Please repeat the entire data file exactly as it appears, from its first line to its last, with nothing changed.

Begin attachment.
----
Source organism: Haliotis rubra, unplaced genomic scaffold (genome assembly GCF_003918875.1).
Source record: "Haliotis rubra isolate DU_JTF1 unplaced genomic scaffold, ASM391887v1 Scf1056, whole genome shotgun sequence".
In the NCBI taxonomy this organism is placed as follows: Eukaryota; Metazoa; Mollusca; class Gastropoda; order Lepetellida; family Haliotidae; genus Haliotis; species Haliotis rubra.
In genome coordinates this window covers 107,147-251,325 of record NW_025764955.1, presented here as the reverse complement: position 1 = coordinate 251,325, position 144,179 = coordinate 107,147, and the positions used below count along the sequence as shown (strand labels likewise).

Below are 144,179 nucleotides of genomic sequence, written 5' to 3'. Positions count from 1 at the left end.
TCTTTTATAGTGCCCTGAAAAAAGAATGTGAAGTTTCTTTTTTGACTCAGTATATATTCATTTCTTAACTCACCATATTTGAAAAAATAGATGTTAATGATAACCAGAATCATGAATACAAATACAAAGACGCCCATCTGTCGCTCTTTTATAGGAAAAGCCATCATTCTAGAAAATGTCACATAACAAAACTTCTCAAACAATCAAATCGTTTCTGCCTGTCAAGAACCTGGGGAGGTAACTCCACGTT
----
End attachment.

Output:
Source organism: Haliotis rubra, unplaced genomic scaffold (genome assembly GCF_003918875.1).
Source record: "Haliotis rubra isolate DU_JTF1 unplaced genomic scaffold, ASM391887v1 Scf1056, whole genome shotgun sequence".
In the NCBI taxonomy this organism is placed as follows: Eukaryota; Metazoa; Mollusca; class Gastropoda; order Lepetellida; family Haliotidae; genus Haliotis; species Haliotis rubra.
In genome coordinates this window covers 107,147-251,325 of record NW_025764955.1, presented here as the reverse complement: position 1 = coordinate 251,325, position 144,179 = coordinate 107,147, and the positions used below count along the sequence as shown (strand labels likewise).

Below are 144,179 nucleotides of genomic sequence, written 5' to 3'. Positions count from 1 at the left end.
TCTTTTATAGTGCCCTGAAAAAAGAATGTGAAGTTTCTTTTTTGACTCAGTATATATTCATTTCTTAACTCACCATATTTGAAAAAATAGATGTTAATGATAACCAGAATCATGAATACAAATACAAAGACGCCCATCTGTCGCTCTTTTATAGGAAAAGCCATCATTCTAGAAAATGTCACATAACAAAACTTCTCAAACAATCAAATCGTTTCTGCCTGTCAAGAACCTGGGGAGGTAACTCCACGTT